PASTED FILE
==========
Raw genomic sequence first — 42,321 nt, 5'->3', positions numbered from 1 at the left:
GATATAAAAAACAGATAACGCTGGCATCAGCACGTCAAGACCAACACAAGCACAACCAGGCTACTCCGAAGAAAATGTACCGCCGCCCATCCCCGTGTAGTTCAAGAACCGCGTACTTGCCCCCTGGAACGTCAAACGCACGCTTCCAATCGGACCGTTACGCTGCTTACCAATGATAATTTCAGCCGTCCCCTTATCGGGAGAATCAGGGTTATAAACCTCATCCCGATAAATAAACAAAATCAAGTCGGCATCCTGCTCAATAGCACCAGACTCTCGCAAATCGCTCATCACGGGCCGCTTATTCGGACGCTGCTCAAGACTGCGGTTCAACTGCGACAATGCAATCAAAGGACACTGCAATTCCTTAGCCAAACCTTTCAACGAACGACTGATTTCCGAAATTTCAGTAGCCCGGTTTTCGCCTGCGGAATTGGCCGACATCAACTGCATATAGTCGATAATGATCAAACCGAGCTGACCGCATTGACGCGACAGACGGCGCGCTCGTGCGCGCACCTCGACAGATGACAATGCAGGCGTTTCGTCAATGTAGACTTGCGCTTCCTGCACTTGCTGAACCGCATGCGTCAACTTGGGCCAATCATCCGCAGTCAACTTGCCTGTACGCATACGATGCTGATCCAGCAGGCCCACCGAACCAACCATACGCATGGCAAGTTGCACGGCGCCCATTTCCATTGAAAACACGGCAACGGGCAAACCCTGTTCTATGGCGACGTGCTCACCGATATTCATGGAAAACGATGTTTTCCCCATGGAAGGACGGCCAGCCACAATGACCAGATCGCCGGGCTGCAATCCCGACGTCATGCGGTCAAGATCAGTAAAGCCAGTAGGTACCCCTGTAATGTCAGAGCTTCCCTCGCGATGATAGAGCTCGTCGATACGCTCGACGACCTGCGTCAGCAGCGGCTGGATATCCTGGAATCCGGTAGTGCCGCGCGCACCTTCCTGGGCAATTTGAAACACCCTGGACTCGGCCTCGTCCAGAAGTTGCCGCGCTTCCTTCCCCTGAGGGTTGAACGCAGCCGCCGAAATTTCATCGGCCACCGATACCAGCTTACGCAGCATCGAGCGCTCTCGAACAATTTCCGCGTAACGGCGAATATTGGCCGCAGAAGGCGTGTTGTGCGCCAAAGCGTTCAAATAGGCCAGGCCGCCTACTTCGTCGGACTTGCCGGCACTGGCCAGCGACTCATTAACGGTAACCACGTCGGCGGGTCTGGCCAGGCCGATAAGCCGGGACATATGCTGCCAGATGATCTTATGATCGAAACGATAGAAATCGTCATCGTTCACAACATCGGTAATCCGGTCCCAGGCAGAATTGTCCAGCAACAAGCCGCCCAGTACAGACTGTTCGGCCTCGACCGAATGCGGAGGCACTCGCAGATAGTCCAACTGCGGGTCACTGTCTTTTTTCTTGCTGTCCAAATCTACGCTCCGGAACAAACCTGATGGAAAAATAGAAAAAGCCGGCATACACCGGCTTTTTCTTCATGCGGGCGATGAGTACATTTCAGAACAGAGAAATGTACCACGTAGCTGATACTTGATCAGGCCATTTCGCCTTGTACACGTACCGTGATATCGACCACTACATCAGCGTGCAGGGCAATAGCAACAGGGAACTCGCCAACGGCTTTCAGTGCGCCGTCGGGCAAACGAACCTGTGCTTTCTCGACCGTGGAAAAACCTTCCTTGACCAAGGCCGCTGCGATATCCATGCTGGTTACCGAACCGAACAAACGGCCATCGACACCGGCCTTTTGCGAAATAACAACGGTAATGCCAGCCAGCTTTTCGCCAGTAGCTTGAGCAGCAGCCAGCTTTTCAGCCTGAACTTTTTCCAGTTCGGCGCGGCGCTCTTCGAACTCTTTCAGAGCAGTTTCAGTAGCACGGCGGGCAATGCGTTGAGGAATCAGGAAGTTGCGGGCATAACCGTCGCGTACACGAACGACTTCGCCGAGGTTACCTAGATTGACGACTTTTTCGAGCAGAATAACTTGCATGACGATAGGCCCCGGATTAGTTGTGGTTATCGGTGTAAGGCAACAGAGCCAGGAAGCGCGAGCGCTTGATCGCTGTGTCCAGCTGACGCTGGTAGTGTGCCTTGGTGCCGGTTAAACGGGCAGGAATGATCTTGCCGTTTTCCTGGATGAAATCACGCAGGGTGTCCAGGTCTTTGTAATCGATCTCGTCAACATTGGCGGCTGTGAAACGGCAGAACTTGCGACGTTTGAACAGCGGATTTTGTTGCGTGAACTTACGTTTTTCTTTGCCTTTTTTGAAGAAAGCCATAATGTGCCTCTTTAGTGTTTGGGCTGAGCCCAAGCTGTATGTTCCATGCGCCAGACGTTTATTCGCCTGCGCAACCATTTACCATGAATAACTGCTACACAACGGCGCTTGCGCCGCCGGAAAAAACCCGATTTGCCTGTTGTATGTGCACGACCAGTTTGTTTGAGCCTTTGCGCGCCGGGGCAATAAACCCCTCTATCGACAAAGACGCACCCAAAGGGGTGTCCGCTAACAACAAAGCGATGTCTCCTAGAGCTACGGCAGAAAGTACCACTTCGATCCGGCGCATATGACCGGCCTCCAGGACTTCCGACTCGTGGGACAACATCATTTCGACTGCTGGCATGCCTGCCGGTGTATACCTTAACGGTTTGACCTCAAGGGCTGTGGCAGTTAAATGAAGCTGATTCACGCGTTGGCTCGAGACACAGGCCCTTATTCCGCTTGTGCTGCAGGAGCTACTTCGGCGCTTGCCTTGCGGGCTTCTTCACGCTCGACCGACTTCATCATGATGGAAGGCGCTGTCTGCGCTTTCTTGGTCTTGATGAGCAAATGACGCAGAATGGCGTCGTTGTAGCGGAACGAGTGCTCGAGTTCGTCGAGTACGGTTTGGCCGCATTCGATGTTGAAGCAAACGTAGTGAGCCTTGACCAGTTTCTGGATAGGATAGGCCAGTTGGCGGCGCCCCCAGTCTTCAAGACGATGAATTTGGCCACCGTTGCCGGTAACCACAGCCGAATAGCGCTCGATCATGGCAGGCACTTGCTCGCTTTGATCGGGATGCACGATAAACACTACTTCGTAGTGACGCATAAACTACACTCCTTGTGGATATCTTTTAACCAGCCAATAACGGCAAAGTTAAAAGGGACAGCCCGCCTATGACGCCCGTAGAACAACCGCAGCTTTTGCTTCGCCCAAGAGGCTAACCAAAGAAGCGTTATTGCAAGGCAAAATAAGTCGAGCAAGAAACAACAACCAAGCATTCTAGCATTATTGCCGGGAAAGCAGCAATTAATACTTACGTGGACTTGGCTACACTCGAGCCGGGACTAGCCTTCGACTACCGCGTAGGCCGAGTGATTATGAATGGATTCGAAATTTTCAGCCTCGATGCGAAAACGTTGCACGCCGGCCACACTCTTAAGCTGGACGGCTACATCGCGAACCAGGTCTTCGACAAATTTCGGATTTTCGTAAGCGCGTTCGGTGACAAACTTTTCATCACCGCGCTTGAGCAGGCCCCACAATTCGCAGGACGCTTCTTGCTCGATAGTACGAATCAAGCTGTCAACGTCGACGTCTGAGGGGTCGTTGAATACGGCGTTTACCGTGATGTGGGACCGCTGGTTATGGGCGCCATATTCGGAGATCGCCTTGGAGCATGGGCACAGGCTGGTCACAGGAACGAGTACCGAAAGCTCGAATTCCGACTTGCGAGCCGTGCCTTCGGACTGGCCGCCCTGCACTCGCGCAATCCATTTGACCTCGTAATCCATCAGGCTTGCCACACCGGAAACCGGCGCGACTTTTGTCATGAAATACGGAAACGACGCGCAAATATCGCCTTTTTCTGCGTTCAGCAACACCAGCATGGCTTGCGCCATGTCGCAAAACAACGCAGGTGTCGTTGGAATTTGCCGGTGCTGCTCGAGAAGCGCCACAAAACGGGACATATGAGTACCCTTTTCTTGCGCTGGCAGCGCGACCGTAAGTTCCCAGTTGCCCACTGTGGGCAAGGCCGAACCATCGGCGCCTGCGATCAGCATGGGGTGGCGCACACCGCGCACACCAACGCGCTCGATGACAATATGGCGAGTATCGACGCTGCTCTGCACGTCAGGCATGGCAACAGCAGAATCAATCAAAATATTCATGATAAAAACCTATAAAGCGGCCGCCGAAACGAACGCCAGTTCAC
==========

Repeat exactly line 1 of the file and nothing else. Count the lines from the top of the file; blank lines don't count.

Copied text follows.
Raw genomic sequence first — 42,321 nt, 5'->3', positions numbered from 1 at the left: